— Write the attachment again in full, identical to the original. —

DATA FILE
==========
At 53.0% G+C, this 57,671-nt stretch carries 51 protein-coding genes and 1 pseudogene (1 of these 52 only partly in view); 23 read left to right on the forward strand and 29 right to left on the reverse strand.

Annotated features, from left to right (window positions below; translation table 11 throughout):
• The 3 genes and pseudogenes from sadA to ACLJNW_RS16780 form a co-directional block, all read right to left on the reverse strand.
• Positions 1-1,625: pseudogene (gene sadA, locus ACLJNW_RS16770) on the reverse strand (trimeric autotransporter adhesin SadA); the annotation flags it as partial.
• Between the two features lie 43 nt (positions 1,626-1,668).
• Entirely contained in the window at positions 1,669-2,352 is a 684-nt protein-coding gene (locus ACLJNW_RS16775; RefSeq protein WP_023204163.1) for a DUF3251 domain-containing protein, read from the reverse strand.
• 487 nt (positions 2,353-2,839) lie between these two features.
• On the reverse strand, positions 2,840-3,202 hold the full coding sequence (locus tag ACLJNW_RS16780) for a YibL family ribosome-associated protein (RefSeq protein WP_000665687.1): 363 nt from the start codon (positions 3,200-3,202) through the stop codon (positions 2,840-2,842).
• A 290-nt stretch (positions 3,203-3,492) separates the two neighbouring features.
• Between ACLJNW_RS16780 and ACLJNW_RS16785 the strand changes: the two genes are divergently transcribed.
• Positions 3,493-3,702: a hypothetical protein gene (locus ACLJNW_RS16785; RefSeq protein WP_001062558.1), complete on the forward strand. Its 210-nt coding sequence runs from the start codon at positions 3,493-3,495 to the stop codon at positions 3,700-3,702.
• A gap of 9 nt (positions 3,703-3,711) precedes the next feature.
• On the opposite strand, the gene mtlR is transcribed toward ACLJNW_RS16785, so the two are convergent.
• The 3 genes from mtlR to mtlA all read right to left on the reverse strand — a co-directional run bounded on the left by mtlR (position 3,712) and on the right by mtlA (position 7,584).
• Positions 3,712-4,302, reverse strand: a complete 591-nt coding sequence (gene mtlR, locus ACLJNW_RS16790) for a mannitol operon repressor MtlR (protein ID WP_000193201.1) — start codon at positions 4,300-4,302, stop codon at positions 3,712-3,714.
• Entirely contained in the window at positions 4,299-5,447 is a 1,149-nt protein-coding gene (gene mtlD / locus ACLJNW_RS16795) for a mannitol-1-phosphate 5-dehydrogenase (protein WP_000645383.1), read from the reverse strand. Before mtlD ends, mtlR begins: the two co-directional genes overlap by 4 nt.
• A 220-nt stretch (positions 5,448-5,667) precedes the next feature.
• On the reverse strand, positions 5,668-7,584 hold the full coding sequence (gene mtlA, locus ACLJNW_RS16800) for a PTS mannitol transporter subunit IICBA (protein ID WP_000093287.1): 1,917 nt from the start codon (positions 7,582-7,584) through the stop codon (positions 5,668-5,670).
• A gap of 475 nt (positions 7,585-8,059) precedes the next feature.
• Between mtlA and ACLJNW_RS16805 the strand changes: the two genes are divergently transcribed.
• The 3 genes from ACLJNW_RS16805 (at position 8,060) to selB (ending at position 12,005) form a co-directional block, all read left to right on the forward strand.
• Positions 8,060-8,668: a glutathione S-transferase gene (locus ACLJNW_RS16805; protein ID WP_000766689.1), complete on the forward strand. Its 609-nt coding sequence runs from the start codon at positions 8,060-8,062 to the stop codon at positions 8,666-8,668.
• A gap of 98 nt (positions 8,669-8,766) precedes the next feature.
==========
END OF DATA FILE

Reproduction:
At 53.0% G+C, this 57,671-nt stretch carries 51 protein-coding genes and 1 pseudogene (1 of these 52 only partly in view); 23 read left to right on the forward strand and 29 right to left on the reverse strand.

Annotated features, from left to right (window positions below; translation table 11 throughout):
• The 3 genes and pseudogenes from sadA to ACLJNW_RS16780 form a co-directional block, all read right to left on the reverse strand.
• Positions 1-1,625: pseudogene (gene sadA, locus ACLJNW_RS16770) on the reverse strand (trimeric autotransporter adhesin SadA); the annotation flags it as partial.
• Between the two features lie 43 nt (positions 1,626-1,668).
• Entirely contained in the window at positions 1,669-2,352 is a 684-nt protein-coding gene (locus ACLJNW_RS16775; RefSeq protein WP_023204163.1) for a DUF3251 domain-containing protein, read from the reverse strand.
• 487 nt (positions 2,353-2,839) lie between these two features.
• On the reverse strand, positions 2,840-3,202 hold the full coding sequence (locus tag ACLJNW_RS16780) for a YibL family ribosome-associated protein (RefSeq protein WP_000665687.1): 363 nt from the start codon (positions 3,200-3,202) through the stop codon (positions 2,840-2,842).
• A 290-nt stretch (positions 3,203-3,492) separates the two neighbouring features.
• Between ACLJNW_RS16780 and ACLJNW_RS16785 the strand changes: the two genes are divergently transcribed.
• Positions 3,493-3,702: a hypothetical protein gene (locus ACLJNW_RS16785; RefSeq protein WP_001062558.1), complete on the forward strand. Its 210-nt coding sequence runs from the start codon at positions 3,493-3,495 to the stop codon at positions 3,700-3,702.
• A gap of 9 nt (positions 3,703-3,711) precedes the next feature.
• On the opposite strand, the gene mtlR is transcribed toward ACLJNW_RS16785, so the two are convergent.
• The 3 genes from mtlR to mtlA all read right to left on the reverse strand — a co-directional run bounded on the left by mtlR (position 3,712) and on the right by mtlA (position 7,584).
• Positions 3,712-4,302, reverse strand: a complete 591-nt coding sequence (gene mtlR, locus ACLJNW_RS16790) for a mannitol operon repressor MtlR (protein ID WP_000193201.1) — start codon at positions 4,300-4,302, stop codon at positions 3,712-3,714.
• Entirely contained in the window at positions 4,299-5,447 is a 1,149-nt protein-coding gene (gene mtlD / locus ACLJNW_RS16795) for a mannitol-1-phosphate 5-dehydrogenase (protein WP_000645383.1), read from the reverse strand. Before mtlD ends, mtlR begins: the two co-directional genes overlap by 4 nt.
• A 220-nt stretch (positions 5,448-5,667) precedes the next feature.
• On the reverse strand, positions 5,668-7,584 hold the full coding sequence (gene mtlA, locus ACLJNW_RS16800) for a PTS mannitol transporter subunit IICBA (protein ID WP_000093287.1): 1,917 nt from the start codon (positions 7,582-7,584) through the stop codon (positions 5,668-5,670).
• A gap of 475 nt (positions 7,585-8,059) precedes the next feature.
• Between mtlA and ACLJNW_RS16805 the strand changes: the two genes are divergently transcribed.
• The 3 genes from ACLJNW_RS16805 (at position 8,060) to selB (ending at position 12,005) form a co-directional block, all read left to right on the forward strand.
• Positions 8,060-8,668: a glutathione S-transferase gene (locus ACLJNW_RS16805; protein ID WP_000766689.1), complete on the forward strand. Its 609-nt coding sequence runs from the start codon at positions 8,060-8,062 to the stop codon at positions 8,666-8,668.
• A gap of 98 nt (positions 8,669-8,766) precedes the next feature.